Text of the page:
Jeju is the largest island off the coast of the Korean Peninsula. The volcanic island is dominated by Hallasan at its center. Jeju and its lava tubes were designated a natural World Heritage site by UNESCO in 2007.
Seongsan Ilchulbong, also called ‘Sunrise Peak’, is an archetypal tuff cone formed by hydrovolcanic eruptions upon a shallow seabed about 5 thousand years ago. There are no other known hydromagmatic volcanoes with a well-preserved tuff cone and diverse internal structures along a sea cliff and Seongsan Ilchulbong is a designated UNESCO World Natural Heritage site. Visitors are able to get a panoramic view of downtown Jeju from the top of the peak.
The Haenyeo Museum showcases the unique activities and culture of Haenyeo (lit. sea women), who are female divers in Jeju. Known for their independent spirit, iron will and determination, the haenyeo are representative of the semi-matriarchal family structure of Jeju. Jeju’s diving tradition dates back to 434 A.D. With each dive, haenyeo plunge up to 30 meters deep and can hold their breath for over three minutes. Their harvests consist of abalone, conch, octopus, sea urchins, sea squirt and many more.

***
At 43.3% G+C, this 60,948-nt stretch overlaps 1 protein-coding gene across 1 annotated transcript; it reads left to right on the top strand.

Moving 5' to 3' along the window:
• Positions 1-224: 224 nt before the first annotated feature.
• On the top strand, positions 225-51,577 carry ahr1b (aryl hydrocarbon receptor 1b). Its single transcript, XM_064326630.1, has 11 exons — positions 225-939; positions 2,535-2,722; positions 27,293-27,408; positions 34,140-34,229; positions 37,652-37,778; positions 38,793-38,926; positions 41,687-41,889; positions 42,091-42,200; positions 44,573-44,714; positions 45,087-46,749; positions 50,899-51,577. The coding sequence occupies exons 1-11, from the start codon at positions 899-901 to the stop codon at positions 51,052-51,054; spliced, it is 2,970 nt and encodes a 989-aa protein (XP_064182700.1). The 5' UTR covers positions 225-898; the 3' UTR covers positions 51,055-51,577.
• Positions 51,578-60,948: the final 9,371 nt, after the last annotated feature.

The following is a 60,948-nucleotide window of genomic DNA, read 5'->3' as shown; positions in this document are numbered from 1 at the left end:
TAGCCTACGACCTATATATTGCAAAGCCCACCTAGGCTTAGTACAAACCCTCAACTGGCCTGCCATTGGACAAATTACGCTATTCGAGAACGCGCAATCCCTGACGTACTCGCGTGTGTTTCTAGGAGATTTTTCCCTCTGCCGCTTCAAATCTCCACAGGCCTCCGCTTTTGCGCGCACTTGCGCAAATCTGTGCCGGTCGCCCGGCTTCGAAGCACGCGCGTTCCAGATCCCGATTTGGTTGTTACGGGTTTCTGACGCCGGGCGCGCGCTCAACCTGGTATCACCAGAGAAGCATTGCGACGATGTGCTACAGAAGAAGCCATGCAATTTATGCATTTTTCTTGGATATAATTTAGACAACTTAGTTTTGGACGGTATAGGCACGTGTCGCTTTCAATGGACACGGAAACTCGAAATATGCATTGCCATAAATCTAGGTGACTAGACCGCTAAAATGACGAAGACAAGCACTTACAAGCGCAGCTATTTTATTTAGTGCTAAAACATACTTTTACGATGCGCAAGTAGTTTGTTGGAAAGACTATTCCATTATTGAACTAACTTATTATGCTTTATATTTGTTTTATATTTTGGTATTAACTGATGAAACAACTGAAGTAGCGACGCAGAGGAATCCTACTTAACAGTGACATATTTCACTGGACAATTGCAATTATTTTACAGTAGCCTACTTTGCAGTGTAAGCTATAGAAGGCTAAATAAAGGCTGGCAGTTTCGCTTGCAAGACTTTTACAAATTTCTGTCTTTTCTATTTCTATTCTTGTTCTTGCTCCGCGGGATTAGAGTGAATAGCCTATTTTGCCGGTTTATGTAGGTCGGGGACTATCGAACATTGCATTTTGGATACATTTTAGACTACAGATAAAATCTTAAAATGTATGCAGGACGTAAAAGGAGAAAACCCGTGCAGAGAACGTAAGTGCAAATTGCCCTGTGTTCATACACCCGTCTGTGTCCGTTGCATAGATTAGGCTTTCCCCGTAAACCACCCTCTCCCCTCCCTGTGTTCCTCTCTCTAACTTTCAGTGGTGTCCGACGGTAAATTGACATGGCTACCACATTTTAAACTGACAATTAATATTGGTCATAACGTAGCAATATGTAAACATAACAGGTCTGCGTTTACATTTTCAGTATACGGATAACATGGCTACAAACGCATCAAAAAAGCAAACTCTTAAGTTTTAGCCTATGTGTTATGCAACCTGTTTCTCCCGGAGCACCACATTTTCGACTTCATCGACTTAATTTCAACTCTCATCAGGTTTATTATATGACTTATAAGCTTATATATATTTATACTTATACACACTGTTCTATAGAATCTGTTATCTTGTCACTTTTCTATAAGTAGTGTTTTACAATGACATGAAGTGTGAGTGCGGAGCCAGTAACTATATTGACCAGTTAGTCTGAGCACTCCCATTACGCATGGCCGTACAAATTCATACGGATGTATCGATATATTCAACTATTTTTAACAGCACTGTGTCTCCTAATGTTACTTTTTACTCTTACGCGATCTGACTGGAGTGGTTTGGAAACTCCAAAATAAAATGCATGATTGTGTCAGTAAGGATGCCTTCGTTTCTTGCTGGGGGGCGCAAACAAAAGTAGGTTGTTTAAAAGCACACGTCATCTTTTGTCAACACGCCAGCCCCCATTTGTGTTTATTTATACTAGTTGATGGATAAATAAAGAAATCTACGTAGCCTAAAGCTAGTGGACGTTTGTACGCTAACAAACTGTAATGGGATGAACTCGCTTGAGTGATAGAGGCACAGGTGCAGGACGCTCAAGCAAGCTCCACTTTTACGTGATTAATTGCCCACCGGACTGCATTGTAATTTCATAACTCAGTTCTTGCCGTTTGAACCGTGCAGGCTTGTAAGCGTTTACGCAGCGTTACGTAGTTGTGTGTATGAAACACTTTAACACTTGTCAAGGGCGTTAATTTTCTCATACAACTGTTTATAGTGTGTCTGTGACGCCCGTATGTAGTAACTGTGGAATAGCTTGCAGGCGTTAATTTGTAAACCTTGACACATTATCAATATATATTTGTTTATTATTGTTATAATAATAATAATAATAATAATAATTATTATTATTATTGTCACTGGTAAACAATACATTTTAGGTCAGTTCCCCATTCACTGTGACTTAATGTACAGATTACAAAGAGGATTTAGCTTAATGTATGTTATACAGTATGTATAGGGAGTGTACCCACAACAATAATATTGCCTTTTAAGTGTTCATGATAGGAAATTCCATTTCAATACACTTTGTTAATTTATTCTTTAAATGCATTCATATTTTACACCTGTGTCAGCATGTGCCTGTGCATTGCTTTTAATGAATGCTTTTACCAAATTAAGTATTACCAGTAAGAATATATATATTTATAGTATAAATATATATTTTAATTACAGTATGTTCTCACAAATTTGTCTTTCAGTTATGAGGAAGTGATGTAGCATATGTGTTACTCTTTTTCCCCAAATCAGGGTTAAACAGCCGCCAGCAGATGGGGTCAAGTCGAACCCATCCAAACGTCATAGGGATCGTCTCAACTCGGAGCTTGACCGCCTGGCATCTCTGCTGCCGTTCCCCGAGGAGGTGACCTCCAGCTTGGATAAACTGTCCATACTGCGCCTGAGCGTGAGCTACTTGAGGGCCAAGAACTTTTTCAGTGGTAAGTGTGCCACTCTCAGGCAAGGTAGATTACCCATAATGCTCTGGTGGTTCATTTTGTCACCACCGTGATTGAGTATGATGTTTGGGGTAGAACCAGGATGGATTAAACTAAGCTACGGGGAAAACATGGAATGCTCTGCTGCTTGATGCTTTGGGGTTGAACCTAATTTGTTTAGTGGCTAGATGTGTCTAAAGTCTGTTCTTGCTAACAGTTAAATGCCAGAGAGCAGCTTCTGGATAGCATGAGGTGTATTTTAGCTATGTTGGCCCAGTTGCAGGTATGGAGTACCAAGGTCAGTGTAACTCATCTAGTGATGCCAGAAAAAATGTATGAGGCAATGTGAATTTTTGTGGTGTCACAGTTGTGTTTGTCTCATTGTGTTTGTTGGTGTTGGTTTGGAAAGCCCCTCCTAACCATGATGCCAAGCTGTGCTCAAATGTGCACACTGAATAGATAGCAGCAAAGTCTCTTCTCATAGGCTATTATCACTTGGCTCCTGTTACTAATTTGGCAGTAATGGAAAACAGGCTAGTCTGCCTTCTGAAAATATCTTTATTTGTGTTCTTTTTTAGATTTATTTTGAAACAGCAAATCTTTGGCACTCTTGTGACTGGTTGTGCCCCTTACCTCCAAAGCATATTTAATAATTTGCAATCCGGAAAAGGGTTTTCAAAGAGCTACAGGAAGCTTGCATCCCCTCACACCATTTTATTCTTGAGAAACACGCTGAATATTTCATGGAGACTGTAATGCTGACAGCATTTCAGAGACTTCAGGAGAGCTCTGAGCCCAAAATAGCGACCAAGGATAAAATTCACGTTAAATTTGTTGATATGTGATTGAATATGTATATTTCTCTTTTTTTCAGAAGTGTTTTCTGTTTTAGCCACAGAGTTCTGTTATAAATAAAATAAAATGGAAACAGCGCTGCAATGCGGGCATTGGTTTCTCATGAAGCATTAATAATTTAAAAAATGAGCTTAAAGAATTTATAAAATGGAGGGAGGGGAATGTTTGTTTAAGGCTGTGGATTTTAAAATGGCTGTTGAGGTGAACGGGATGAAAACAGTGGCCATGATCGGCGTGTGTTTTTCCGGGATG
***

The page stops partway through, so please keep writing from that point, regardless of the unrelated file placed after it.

The Manjanggul is a lava tube that stretches for as far as an approximate 8,928 m, its length ranks amongst the top 10 in the world. It is also the second longest lava tube in Jeju island. It is regarded as having significant scientific and heritage value, owing to its excellent condition of preservation despite its age of formation (about 300,000 to 200,000 years ago).
Hallim Park is one of the oldest and most popular tourist attractions in Jeju. It is located on the west coast of the island. The park offers a variety of scenic gardens, two caves, a small zoo, and a folk village.
Opened in 2004, Jeju Loveland is an outdoor sculpture park that focuses on the theme of sex with sex education films and 140 sculptures representing humans in various sexual positions. It also has other elements such as large phallus statues, stone labia, and hands-on exhibits.
Hallasan (san: mountain) is a shield volcano on Jeju Island. Standing at 1,950 metres, it is the highest mountain in South Korea. The mountain can be seen from all places on the island, but its peak is often covered in clouds. The soil of Hallasan is mostly made out of volcanic ash, which mainly contains volcanic ash, volcanic sand, and lapillus. There is a crater lake on Hallasan called Baengnokdam, literally "white deer lake". There are six hiking trails on Hallasan of various lengths for visitors to choose. Note that even the shortest trail will take more than a few hours to complete, roundtrip.